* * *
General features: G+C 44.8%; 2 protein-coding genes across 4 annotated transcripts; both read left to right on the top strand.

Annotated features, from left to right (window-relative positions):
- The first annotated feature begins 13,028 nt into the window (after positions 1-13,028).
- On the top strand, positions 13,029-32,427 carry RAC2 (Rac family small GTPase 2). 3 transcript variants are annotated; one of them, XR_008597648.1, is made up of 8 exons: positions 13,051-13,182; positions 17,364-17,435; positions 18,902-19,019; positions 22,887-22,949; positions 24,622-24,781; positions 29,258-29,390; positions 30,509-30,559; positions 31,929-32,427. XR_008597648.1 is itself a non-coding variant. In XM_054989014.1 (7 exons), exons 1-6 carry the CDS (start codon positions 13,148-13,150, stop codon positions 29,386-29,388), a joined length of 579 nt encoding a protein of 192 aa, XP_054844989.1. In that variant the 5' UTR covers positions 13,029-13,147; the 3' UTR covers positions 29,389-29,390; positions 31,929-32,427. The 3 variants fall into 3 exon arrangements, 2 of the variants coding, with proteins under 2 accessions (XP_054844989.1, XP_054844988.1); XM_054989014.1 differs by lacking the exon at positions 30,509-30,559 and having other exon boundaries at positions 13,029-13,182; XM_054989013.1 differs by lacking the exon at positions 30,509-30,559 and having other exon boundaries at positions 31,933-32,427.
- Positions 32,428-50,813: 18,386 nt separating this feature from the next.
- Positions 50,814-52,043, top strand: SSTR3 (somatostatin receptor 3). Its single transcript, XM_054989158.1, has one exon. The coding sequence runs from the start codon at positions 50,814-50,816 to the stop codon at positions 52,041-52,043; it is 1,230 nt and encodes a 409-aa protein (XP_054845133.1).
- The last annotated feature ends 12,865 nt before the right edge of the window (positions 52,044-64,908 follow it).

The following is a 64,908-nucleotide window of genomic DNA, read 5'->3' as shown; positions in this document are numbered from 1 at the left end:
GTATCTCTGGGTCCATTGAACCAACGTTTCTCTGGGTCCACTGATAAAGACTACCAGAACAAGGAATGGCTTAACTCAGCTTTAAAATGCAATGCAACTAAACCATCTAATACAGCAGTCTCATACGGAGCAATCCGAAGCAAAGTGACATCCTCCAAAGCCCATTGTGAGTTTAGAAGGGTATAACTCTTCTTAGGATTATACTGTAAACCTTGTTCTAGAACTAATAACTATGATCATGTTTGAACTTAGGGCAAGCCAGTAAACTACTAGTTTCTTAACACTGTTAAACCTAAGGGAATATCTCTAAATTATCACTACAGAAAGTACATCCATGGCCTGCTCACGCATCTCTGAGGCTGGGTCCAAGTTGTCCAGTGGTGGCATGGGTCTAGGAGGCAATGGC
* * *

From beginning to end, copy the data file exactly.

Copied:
General features: G+C 44.8%; 2 protein-coding genes across 4 annotated transcripts; both read left to right on the top strand.

Annotated features, from left to right (window-relative positions):
- The first annotated feature begins 13,028 nt into the window (after positions 1-13,028).
- On the top strand, positions 13,029-32,427 carry RAC2 (Rac family small GTPase 2). 3 transcript variants are annotated; one of them, XR_008597648.1, is made up of 8 exons: positions 13,051-13,182; positions 17,364-17,435; positions 18,902-19,019; positions 22,887-22,949; positions 24,622-24,781; positions 29,258-29,390; positions 30,509-30,559; positions 31,929-32,427. XR_008597648.1 is itself a non-coding variant. In XM_054989014.1 (7 exons), exons 1-6 carry the CDS (start codon positions 13,148-13,150, stop codon positions 29,386-29,388), a joined length of 579 nt encoding a protein of 192 aa, XP_054844989.1. In that variant the 5' UTR covers positions 13,029-13,147; the 3' UTR covers positions 29,389-29,390; positions 31,929-32,427. The 3 variants fall into 3 exon arrangements, 2 of the variants coding, with proteins under 2 accessions (XP_054844989.1, XP_054844988.1); XM_054989014.1 differs by lacking the exon at positions 30,509-30,559 and having other exon boundaries at positions 13,029-13,182; XM_054989013.1 differs by lacking the exon at positions 30,509-30,559 and having other exon boundaries at positions 31,933-32,427.
- Positions 32,428-50,813: 18,386 nt separating this feature from the next.
- Positions 50,814-52,043, top strand: SSTR3 (somatostatin receptor 3). Its single transcript, XM_054989158.1, has one exon. The coding sequence runs from the start codon at positions 50,814-50,816 to the stop codon at positions 52,041-52,043; it is 1,230 nt and encodes a 409-aa protein (XP_054845133.1).
- The last annotated feature ends 12,865 nt before the right edge of the window (positions 52,044-64,908 follow it).

The following is a 64,908-nucleotide window of genomic DNA, read 5'->3' as shown; positions in this document are numbered from 1 at the left end:
GTATCTCTGGGTCCATTGAACCAACGTTTCTCTGGGTCCACTGATAAAGACTACCAGAACAAGGAATGGCTTAACTCAGCTTTAAAATGCAATGCAACTAAACCATCTAATACAGCAGTCTCATACGGAGCAATCCGAAGCAAAGTGACATCCTCCAAAGCCCATTGTGAGTTTAGAAGGGTATAACTCTTCTTAGGATTATACTGTAAACCTTGTTCTAGAACTAATAACTATGATCATGTTTGAACTTAGGGCAAGCCAGTAAACTACTAGTTTCTTAACACTGTTAAACCTAAGGGAATATCTCTAAATTATCACTACAGAAAGTACATCCATGGCCTGCTCACGCATCTCTGAGGCTGGGTCCAAGTTGTCCAGTGGTGGCATGGGTCTAGGAGGCAATGGC